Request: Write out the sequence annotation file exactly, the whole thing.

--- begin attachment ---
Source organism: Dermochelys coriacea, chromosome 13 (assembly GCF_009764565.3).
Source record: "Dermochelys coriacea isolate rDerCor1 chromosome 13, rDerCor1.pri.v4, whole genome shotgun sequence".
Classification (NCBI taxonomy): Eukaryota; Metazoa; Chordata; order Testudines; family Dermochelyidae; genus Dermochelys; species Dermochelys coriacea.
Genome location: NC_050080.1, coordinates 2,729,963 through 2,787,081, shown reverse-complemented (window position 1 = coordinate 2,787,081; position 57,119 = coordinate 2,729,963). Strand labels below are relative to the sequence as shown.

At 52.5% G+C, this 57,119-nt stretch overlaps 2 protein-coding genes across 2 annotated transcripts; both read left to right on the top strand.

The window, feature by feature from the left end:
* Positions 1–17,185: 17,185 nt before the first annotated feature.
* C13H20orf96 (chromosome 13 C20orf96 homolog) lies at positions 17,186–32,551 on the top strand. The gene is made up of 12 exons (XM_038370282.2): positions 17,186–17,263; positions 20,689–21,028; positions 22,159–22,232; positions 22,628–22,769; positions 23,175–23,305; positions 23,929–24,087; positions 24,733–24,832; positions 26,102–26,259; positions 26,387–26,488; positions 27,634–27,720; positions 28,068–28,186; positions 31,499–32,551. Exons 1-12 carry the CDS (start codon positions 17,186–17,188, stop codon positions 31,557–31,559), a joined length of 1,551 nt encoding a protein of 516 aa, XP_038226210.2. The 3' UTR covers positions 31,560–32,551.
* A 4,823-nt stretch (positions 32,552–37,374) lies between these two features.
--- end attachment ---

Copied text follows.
Source organism: Dermochelys coriacea, chromosome 13 (assembly GCF_009764565.3).
Source record: "Dermochelys coriacea isolate rDerCor1 chromosome 13, rDerCor1.pri.v4, whole genome shotgun sequence".
Classification (NCBI taxonomy): Eukaryota; Metazoa; Chordata; order Testudines; family Dermochelyidae; genus Dermochelys; species Dermochelys coriacea.
Genome location: NC_050080.1, coordinates 2,729,963 through 2,787,081, shown reverse-complemented (window position 1 = coordinate 2,787,081; position 57,119 = coordinate 2,729,963). Strand labels below are relative to the sequence as shown.

At 52.5% G+C, this 57,119-nt stretch overlaps 2 protein-coding genes across 2 annotated transcripts; both read left to right on the top strand.

The window, feature by feature from the left end:
* Positions 1–17,185: 17,185 nt before the first annotated feature.
* C13H20orf96 (chromosome 13 C20orf96 homolog) lies at positions 17,186–32,551 on the top strand. The gene is made up of 12 exons (XM_038370282.2): positions 17,186–17,263; positions 20,689–21,028; positions 22,159–22,232; positions 22,628–22,769; positions 23,175–23,305; positions 23,929–24,087; positions 24,733–24,832; positions 26,102–26,259; positions 26,387–26,488; positions 27,634–27,720; positions 28,068–28,186; positions 31,499–32,551. Exons 1-12 carry the CDS (start codon positions 17,186–17,188, stop codon positions 31,557–31,559), a joined length of 1,551 nt encoding a protein of 516 aa, XP_038226210.2. The 3' UTR covers positions 31,560–32,551.
* A 4,823-nt stretch (positions 32,552–37,374) lies between these two features.